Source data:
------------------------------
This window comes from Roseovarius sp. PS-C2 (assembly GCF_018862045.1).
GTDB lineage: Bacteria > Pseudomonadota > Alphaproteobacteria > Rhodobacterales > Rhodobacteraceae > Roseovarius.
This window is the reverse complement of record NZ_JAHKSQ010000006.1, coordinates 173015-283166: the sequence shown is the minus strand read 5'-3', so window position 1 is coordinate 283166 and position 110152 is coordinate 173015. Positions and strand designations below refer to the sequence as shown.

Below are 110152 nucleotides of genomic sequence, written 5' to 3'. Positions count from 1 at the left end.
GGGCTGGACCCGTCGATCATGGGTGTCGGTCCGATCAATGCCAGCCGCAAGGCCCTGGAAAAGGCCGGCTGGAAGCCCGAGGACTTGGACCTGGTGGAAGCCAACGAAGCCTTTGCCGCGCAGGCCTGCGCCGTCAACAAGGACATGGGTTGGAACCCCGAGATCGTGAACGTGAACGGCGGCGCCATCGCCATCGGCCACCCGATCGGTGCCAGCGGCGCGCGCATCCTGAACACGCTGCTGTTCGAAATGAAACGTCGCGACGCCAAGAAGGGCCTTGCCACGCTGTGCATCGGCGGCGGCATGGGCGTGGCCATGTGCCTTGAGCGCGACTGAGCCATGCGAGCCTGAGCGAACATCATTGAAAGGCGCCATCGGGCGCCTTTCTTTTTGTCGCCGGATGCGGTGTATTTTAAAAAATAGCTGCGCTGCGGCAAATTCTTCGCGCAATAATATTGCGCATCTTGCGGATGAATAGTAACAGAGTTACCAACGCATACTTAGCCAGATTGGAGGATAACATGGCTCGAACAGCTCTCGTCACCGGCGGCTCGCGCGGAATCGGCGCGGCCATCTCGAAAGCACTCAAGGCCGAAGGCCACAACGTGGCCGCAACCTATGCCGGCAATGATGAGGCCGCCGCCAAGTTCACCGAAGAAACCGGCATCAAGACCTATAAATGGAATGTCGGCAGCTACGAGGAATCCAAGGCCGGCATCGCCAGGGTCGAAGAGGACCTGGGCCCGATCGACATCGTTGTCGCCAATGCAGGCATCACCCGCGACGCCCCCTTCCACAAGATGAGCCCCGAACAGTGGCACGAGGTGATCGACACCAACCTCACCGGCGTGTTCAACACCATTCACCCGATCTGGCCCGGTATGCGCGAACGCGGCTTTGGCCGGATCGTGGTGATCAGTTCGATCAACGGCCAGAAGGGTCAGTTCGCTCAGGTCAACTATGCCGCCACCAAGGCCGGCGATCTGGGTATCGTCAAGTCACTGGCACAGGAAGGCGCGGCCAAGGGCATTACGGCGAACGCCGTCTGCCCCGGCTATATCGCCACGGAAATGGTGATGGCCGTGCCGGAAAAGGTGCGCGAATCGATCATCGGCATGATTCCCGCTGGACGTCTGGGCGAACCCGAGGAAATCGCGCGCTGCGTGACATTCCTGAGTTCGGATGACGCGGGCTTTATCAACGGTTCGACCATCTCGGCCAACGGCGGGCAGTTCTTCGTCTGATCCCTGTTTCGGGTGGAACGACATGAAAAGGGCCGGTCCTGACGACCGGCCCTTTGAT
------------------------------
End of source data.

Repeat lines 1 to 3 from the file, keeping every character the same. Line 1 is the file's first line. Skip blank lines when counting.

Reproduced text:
This window comes from Roseovarius sp. PS-C2 (assembly GCF_018862045.1).
GTDB lineage: Bacteria > Pseudomonadota > Alphaproteobacteria > Rhodobacterales > Rhodobacteraceae > Roseovarius.
This window is the reverse complement of record NZ_JAHKSQ010000006.1, coordinates 173015-283166: the sequence shown is the minus strand read 5'-3', so window position 1 is coordinate 283166 and position 110152 is coordinate 173015. Positions and strand designations below refer to the sequence as shown.